2. Wm says:

    I voted for my two stories and for:

    Avek, Who is Distributed and Waiting

    It was (and I’m not just being diplomatic here) a difficult vote. If I recall correctly, more difficult than my Mormon Lit Blitz vote. I think what it came down to for me (and this is part of why I voted for my own stories) was a desire to reward the stories that had lines that really hit me hard and that also created something new and authentically Mormon. Those criteria I think led me to over-value the 22nd century titles, but I had to have some sort of criteria because otherwise I would have just voted for everything.

  3. Th. says:

    .

    This previously appeared on Thutopia, but now I’m including the final ranking I decided upon.

    = = = = = = = = = = = = =

    3. “Little Karl” by Melissa Leilani Larson (19th century)
    The contest started with this blow to the amygdalae that left parents everywhere shivering. And its matter-of-fact mannerisms only deepen the awful reality.

    2. “Maurine Whipple, Age 16, Takes a Train North” by Theric Jepson (20th century)
    I know I know I know. This one is mine. And I’ve spent some time considering my motivations but I really do believe this is a pretty dang good story. And I’m pleased with how its metafictional elements caught people’s imagination. Which thing I never did suspect.

    1. “When the Bishop Started Killing Dogs” by Steven Peck (20th century)
    I was terribly happy when I got to host this story. Besides me being a Peck fan, I found this story hit all kinds of sweet spots. The one between individual necessity and community obligation. The one between easing the reader along and slapping the reader’s face. The one between nostalgic Americana and Deliverance. You know. Sweet spots.

    3. “The ReActivator” by Wm Morris (21st century)
    I think of all the stories in the contest, this is the one that I identified with the most clearly. This is a protagonist I understand—perhaps a little too well.

    5. “Oaxaca” by Anneke Garcia (21st century)
    This is the only story in my final five that takes place in the future. Make of that what you will. I like how this story plays with the Americentric assumptions of Mormon literature and reveals our common humanity at the same time.

    = = = = = = = = = = = = =

    What’s interesting to me know is that I THOUGHT I had ranked “Little Karl” first. I guess, as time passes, it has grown in my estimation.

  4. Mark Penny says:

    1. The Defection of Baby Mixo
    Because I was more excited about the concept of this story than of any of the others (though some came close) and because I felt the author, who could have used the money in his wallet (and the feather in his cap), needed all the support he could get.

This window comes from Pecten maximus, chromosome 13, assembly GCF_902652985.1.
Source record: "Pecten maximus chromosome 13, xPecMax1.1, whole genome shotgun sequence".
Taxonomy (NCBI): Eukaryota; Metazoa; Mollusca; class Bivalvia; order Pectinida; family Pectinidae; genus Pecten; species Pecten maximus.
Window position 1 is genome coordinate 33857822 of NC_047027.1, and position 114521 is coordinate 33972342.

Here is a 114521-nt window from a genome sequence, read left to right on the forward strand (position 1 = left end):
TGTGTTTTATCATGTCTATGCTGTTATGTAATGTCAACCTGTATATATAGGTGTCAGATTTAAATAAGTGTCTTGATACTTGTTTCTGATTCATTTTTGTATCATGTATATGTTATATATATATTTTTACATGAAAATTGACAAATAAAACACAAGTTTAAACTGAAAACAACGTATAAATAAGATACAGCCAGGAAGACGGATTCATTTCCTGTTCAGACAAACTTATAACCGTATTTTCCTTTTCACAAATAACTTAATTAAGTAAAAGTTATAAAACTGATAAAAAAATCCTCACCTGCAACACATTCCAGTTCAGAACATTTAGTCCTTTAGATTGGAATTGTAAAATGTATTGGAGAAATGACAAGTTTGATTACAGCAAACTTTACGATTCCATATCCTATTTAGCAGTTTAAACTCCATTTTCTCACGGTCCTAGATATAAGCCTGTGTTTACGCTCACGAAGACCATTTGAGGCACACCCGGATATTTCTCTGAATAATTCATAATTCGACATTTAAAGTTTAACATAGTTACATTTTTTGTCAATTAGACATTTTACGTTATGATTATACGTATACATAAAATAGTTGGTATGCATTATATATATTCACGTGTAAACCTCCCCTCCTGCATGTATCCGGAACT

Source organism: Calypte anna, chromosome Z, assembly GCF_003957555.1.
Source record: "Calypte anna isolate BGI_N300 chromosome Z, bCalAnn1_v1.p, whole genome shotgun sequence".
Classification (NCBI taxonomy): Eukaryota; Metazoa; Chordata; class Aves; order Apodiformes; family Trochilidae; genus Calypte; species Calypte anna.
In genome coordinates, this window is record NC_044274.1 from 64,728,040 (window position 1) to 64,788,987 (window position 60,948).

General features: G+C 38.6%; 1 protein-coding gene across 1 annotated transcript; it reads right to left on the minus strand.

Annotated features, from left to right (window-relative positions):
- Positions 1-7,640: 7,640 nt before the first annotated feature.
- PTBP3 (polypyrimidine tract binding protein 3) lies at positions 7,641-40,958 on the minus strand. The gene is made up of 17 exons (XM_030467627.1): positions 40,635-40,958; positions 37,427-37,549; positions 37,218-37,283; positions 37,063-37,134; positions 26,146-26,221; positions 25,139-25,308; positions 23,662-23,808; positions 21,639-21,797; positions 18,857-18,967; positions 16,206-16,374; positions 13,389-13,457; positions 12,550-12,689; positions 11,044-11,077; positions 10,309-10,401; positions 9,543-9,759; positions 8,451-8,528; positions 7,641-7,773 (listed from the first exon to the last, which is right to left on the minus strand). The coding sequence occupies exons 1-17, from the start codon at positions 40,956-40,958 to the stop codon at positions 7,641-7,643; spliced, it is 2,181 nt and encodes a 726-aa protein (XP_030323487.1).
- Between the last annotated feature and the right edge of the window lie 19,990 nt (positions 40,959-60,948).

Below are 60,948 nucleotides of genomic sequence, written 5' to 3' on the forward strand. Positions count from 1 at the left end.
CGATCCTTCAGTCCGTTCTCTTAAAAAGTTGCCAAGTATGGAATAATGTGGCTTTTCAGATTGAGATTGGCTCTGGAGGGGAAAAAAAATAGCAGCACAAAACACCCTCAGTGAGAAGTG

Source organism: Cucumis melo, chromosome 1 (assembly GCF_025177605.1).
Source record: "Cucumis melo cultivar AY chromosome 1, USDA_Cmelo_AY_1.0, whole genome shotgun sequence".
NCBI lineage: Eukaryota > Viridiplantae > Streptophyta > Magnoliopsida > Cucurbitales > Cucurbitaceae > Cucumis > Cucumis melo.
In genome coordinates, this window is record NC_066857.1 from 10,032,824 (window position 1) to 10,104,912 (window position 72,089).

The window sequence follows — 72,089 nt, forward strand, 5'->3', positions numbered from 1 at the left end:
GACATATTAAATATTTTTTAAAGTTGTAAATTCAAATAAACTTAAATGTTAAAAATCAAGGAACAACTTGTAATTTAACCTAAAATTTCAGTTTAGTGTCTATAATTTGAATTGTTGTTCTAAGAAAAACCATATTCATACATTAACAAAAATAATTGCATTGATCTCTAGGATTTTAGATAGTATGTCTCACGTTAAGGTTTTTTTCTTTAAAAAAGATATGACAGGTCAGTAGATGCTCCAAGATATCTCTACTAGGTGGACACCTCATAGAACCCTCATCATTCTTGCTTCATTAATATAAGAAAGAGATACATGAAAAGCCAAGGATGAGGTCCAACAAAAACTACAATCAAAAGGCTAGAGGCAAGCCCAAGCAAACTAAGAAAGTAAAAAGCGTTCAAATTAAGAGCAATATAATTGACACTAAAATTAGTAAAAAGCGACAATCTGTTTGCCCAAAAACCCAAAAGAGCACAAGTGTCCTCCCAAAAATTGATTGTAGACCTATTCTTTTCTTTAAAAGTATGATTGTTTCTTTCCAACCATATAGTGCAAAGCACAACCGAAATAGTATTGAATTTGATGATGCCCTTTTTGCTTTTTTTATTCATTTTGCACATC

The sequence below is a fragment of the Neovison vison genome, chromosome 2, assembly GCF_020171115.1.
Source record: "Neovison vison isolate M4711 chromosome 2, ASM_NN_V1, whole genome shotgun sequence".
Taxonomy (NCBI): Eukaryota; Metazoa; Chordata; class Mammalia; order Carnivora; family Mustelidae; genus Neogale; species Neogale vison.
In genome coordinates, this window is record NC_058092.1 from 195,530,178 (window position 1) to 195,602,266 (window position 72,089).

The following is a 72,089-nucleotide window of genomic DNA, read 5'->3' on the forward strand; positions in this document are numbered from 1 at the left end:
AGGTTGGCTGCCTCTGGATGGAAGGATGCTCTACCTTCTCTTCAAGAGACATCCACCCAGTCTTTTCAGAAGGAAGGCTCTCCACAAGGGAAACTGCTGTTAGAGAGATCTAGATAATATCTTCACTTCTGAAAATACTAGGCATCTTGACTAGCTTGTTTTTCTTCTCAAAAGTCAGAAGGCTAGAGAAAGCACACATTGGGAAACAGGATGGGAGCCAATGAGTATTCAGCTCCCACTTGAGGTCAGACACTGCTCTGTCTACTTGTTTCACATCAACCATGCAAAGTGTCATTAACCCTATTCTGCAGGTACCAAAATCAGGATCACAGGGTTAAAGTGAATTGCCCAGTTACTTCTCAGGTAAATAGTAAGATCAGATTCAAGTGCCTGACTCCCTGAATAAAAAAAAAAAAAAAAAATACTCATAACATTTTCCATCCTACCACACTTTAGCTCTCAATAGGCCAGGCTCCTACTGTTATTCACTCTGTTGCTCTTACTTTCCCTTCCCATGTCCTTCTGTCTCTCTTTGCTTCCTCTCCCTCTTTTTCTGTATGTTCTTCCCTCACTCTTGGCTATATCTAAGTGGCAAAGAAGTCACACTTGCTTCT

2. Release
    Because it had the second coolest concept. I kept thinking about it for days.

    3. Aveck, Who Is Distributed
    Because it was a perky, quirky story with a cool take on a historical issue. I shoved it as far down the list as I could because we Canadians vote strategically and I knew Peck would have lots of support and I really wanted to win because I really needed the money…and…and the feather…and…just a minute…and it’s not fair! He always wins!

    4. Waiting
    Because it was so recognizable in a weird set of clothes.

    I liked all the stories, frankly, and I reckoned any one of them but mine had a good chance of winning (although one of Peck’s was most likely, because he’s such a big name and everybody likes him and writes good stories…and…and…aaaargh!)

  5. Scott Hales says:

    My vote was as follows:

    1. “Maurine Whipple, Age 16, Takes a Train North”

    2. “Little Karl”

    3. “When the Bishop Started Killing Dogs”

    4. “Release”

  6. Scott Parkin says:

    I know I was really hard on Release[8] (and its companion, The ReActivator[11]), as well as When the Bishop Started Killing Dogs[10] because each hit a personal sore spot that left me feeling argumentative (in an “I simply disagree” way rather than a “I feel my assumptions usefully challenged” sort of way).

    I recognize those reactions as individually idiosyncratic and most certainly deeply unfair. But *for me* those reactions made the stories less penetrating or entertaining than the ones I placed higher. Like Theric’s story that I recognized to be allusive and richly layered, but whose depth *I* could not appreciate because of limitations in my own knowledge of either Nephi Anderson or Maureen Whipple.

    It’s a hazard of the flash/short-short form. Where you have very limited space to create character complexity and only enough time to leave one powerful impression, it essentially forces readers to evaluate their enjoyment on the basis of that one strong image. Clearly, brevity is not my thing, and is why I could not find a way to participate as an entrant in the contest.